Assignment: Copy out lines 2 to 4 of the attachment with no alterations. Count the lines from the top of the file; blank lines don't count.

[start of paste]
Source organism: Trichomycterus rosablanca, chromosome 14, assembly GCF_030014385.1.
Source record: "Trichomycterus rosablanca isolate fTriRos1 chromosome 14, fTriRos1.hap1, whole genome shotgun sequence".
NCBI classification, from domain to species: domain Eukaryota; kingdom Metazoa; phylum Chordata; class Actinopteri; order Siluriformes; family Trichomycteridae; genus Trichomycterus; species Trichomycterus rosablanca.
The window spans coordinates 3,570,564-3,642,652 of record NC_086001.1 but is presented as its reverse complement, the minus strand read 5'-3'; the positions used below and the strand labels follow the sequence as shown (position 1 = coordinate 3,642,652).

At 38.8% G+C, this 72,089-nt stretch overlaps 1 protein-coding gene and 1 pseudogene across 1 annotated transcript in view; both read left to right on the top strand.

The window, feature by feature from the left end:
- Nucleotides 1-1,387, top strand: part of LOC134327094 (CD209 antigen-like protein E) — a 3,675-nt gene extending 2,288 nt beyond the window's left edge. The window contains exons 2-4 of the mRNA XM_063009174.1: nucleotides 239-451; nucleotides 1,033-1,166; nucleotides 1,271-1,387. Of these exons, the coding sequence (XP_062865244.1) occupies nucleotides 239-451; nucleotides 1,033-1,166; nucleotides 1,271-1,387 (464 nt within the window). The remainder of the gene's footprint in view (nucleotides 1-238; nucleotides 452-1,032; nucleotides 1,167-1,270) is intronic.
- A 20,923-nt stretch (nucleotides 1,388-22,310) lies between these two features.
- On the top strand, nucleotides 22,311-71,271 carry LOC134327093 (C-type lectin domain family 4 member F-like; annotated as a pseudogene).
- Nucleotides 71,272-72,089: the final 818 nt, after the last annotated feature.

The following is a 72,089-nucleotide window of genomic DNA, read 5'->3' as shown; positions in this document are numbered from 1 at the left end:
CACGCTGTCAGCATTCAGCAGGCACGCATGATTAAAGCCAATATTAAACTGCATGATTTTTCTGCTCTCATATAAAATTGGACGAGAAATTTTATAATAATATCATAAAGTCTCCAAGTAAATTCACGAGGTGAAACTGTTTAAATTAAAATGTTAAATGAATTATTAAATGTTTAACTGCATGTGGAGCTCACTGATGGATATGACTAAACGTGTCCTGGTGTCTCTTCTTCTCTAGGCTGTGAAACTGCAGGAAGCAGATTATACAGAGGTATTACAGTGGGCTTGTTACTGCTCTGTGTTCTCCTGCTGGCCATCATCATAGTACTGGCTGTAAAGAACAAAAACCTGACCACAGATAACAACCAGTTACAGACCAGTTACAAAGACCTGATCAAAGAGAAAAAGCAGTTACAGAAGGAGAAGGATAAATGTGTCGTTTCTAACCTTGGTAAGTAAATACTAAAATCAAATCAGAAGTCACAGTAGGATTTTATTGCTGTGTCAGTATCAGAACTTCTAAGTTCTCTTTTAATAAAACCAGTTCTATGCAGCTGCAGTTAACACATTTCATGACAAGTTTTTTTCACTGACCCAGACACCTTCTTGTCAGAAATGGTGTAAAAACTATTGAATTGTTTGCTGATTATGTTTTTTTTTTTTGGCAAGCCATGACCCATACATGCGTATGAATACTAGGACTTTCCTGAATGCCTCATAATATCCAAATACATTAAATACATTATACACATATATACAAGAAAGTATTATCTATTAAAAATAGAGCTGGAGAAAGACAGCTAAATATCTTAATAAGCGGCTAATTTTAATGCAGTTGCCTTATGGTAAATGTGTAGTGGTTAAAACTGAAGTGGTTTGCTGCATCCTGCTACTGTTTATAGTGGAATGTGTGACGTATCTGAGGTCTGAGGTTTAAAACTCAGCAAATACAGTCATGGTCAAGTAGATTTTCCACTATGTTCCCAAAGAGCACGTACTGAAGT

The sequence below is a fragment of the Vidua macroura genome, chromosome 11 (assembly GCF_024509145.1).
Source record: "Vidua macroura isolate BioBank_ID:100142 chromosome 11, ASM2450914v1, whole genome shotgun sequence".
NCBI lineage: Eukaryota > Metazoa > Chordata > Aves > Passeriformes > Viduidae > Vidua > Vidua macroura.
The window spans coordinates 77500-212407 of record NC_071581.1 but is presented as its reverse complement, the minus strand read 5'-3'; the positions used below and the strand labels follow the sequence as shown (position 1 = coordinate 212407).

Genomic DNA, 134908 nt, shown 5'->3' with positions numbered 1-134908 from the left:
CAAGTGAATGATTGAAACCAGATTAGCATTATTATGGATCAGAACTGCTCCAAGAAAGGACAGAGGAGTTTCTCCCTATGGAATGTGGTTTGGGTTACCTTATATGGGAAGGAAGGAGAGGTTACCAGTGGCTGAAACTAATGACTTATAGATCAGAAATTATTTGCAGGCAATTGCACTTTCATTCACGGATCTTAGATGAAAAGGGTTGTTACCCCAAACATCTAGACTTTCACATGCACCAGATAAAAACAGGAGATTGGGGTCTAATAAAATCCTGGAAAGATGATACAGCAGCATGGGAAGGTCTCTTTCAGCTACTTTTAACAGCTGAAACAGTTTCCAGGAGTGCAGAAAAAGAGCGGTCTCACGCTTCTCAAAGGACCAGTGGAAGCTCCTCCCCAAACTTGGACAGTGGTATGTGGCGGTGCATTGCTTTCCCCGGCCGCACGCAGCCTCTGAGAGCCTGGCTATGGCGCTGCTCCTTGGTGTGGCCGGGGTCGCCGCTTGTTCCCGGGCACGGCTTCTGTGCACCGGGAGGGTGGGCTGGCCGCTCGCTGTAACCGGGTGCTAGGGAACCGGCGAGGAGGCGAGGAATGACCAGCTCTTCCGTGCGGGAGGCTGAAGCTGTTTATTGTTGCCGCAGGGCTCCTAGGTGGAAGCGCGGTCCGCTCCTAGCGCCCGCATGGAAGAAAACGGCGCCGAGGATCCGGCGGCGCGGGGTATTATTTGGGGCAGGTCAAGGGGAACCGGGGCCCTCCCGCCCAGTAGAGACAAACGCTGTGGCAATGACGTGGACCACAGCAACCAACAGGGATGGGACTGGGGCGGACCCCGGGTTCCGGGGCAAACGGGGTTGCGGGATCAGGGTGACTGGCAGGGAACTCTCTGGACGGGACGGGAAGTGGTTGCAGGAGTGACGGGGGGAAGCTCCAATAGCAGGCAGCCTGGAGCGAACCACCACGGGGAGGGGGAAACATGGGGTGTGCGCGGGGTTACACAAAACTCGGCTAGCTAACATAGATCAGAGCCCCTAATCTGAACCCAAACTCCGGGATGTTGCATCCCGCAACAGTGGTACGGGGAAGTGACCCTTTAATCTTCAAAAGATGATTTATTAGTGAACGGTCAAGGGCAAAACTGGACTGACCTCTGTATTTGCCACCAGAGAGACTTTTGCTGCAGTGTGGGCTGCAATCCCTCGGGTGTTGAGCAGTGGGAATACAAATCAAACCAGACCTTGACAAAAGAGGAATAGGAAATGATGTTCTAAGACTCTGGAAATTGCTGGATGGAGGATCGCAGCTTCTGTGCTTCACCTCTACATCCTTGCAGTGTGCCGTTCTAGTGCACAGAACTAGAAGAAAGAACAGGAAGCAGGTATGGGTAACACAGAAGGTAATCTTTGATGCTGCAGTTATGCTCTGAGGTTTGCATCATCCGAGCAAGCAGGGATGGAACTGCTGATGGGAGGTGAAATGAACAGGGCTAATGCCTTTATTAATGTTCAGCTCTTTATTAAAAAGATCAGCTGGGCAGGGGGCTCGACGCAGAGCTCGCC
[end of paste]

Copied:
Source record: "Trichomycterus rosablanca isolate fTriRos1 chromosome 14, fTriRos1.hap1, whole genome shotgun sequence".
NCBI classification, from domain to species: domain Eukaryota; kingdom Metazoa; phylum Chordata; class Actinopteri; order Siluriformes; family Trichomycteridae; genus Trichomycterus; species Trichomycterus rosablanca.
The window spans coordinates 3,570,564-3,642,652 of record NC_086001.1 but is presented as its reverse complement, the minus strand read 5'-3'; the positions used below and the strand labels follow the sequence as shown (position 1 = coordinate 3,642,652).